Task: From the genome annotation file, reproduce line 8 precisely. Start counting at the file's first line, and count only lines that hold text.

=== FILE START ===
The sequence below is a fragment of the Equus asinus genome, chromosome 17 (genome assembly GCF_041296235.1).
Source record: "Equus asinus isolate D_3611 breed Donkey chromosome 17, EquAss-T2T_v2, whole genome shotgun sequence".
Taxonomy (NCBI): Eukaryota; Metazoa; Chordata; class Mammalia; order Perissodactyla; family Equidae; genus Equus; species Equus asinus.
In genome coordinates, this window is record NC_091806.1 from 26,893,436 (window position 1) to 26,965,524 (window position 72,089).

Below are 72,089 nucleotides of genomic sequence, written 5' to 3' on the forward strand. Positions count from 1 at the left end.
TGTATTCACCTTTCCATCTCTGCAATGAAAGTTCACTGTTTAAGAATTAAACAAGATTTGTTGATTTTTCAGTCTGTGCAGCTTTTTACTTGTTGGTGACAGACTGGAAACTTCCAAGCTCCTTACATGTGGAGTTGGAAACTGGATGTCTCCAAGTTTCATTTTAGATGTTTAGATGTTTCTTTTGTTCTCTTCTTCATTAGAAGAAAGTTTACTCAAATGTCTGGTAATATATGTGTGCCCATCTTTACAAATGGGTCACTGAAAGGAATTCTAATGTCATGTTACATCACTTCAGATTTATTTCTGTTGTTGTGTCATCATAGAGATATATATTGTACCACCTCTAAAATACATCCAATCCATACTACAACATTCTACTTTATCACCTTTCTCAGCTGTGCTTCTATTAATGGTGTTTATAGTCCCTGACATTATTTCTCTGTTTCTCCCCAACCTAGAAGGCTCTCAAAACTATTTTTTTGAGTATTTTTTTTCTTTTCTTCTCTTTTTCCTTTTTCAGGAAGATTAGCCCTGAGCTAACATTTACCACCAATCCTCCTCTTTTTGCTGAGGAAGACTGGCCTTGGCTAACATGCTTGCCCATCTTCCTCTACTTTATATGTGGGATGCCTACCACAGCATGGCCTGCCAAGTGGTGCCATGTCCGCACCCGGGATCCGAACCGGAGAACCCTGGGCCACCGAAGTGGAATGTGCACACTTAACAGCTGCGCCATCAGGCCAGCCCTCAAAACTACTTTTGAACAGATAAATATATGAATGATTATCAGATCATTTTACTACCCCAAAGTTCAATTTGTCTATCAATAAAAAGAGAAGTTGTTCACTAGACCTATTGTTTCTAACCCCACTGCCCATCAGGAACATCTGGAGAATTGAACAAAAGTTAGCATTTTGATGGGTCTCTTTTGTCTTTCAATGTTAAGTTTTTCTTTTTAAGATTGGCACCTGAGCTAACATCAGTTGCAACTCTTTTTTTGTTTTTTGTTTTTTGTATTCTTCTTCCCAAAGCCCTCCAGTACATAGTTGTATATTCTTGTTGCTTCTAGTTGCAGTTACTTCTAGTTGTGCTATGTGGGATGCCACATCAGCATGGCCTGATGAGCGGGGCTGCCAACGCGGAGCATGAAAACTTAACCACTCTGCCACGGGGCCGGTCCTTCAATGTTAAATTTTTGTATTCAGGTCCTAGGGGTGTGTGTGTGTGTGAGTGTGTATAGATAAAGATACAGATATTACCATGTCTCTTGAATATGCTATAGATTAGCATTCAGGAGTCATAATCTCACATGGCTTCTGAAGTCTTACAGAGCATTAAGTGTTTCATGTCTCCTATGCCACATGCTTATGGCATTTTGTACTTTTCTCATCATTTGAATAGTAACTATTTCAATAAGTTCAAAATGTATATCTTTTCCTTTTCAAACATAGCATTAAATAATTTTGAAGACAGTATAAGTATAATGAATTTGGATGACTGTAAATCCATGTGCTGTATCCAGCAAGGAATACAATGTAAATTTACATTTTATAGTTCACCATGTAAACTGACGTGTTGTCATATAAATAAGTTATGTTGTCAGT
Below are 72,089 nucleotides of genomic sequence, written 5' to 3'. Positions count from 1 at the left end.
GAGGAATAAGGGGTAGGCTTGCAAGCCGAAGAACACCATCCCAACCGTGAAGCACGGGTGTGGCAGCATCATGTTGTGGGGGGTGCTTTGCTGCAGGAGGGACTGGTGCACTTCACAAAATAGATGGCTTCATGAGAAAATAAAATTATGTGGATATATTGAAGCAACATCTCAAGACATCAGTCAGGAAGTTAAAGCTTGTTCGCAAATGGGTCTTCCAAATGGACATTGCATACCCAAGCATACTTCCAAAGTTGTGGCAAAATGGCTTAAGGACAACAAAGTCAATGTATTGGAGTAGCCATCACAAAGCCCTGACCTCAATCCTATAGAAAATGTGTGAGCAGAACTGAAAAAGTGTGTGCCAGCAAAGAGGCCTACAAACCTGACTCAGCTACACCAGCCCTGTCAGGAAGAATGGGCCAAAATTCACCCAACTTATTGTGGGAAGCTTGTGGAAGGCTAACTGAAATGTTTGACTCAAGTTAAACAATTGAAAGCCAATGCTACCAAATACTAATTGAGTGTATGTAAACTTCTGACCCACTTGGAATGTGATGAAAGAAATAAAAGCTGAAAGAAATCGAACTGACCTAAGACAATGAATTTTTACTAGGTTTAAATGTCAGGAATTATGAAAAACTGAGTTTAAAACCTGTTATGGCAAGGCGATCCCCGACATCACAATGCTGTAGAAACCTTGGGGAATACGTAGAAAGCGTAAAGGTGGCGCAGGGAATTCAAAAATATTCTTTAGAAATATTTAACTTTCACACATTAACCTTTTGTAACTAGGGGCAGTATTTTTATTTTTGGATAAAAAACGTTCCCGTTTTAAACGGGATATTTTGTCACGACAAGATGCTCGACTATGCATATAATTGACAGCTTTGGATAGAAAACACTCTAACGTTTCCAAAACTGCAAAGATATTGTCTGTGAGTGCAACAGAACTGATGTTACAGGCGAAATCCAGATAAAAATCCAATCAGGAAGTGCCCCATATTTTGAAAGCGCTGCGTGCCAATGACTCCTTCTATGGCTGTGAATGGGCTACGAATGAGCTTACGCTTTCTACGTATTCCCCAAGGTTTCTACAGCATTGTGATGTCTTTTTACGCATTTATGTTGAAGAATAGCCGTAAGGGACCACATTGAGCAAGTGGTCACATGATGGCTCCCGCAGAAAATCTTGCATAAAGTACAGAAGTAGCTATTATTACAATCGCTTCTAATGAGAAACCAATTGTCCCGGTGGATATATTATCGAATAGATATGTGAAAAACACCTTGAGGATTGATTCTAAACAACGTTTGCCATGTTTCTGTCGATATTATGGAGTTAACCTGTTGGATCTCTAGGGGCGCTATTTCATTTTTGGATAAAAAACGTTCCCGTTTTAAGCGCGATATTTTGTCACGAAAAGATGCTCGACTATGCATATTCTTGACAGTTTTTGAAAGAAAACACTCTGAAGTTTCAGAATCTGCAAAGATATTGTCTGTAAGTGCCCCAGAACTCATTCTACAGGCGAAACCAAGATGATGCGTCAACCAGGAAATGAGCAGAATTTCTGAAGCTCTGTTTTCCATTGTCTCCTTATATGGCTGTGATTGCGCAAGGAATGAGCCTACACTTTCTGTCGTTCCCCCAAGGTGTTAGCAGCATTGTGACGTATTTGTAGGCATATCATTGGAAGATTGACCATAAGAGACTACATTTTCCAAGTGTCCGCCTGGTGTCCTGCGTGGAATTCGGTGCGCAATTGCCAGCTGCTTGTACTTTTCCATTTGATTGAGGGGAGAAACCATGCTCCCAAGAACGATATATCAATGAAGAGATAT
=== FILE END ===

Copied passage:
GAGGAATAAGGGGTAGGCTTGCAAGCCGAAGAACACCATCCCAACCGTGAAGCACGGGTGTGGCAGCATCATGTTGTGGGGGGTGCTTTGCTGCAGGAGGGACTGGTGCACTTCACAAAATAGATGGCTTCATGAGAAAATAAAATTATGTGGATATATTGAAGCAACATCTCAAGACATCAGTCAGGAAGTTAAAGCTTGTTCGCAAATGGGTCTTCCAAATGGACATTGCATACCCAAGCATACTTCCAAAGTTGTGGCAAAATGGCTTAAGGACAACAAAGTCAATGTATTGGAGTAGCCATCACAAAGCCCTGACCTCAATCCTATAGAAAATGTGTGAGCAGAACTGAAAAAGTGTGTGCCAGCAAAGAGGCCTACAAACCTGACTCAGCTACACCAGCCCTGTCAGGAAGAATGGGCCAAAATTCACCCAACTTATTGTGGGAAGCTTGTGGAAGGCTAACTGAAATGTTTGACTCAAGTTAAACAATTGAAAGCCAATGCTACCAAATACTAATTGAGTGTATGTAAACTTCTGACCCACTTGGAATGTGATGAAAGAAATAAAAGCTGAAAGAAATCGAACTGACCTAAGACAATGAATTTTTACTAGGTTTAAATGTCAGGAATTATGAAAAACTGAGTTTAAAACCTGTTATGGCAAGGCGATCCCCGACATCACAATGCTGTAGAAACCTTGGGGAATACGTAGAAAGCGTAAAGGTGGCGCAGGGAATTCAAAAATATTCTTTAGAAATATTTAACTTTCACACATTAACCTTTTGTAACTAGGGGCAGTATTTTTATTTTTGGATAAAAAACGTTCCCGTTTTAAACGGGATATTTTGTCACGACAAGATGCTCGACTATGCATATAATTGACAGCTTTGGATAGAAAACACTCTAACGTTTCCAAAACTGCAAAGATATTGTCTGTGAGTGCAACAGAACTGATGTTACAGGCGAAATCCAGATAAAAATCCAATCAGGAAGTGCCCCATATTTTGAAAGCGCTGCGTGCCAATGACTCCTTCTATGGCTGTGAATGGGCTACGAATGAGCTTACGCTTTCTACGTATTCCCCAAGGTTTCTACAGCATTGTGATGTCTTTTTACGCATTTATGTTGAAGAATAGCCGTAAGGGACCACATTGAGCAAGTGGTCACATGATGGCTCCCGCAGAAAATCTTGCATAAAGTACAGAAGTAGCTATTATTACAATCGCTTCTAATGAGAAACCAATTGTCCCGGTGGATATATTATCGAATAGATATGTGAAAAACACCTTGAGGATTGATTCTAAACAACGTTTGCCATGTTTCTGTCGATATTATGGAGTTAACCTGTTGGATCTCTAGGGGCGCTATTTCATTTTTGGATAAAAAACGTTCCCGTTTTAAGCGCGATATTTTGTCACGAAAAGATGCTCGACTATGCATATTCTTGACAGTTTTTGAAAGAAAACACTCTGAAGTTTCAGAATCTGCAAAGATATTGTCTGTAAGTGCCCCAGAACTCATTCTACAGGCGAAACCAAGATGATGCGTCAACCAGGAAATGAGCAGAATTTCTGAAGCTCTGTTTTCCATTGTCTCCTTATATGGCTGTGATTGCGCAAGGAATGAGCCTACACTTTCTGTCGTTCCCCCAAGGTGTTAGCAGCATTGTGACGTATTTGTAGGCATATCATTGGAAGATTGACCATAAGAGACTACATTTTCCAAGTGTCCGCCTGGTGTCCTGCGTGGAATTCGGTGCGCAATTGCCAGCTGCTTGTACTTTTCCATTTGATTGAGGGGAGAAACCATGCTCCCAAGAACGATATATCAATGAAGAGATAT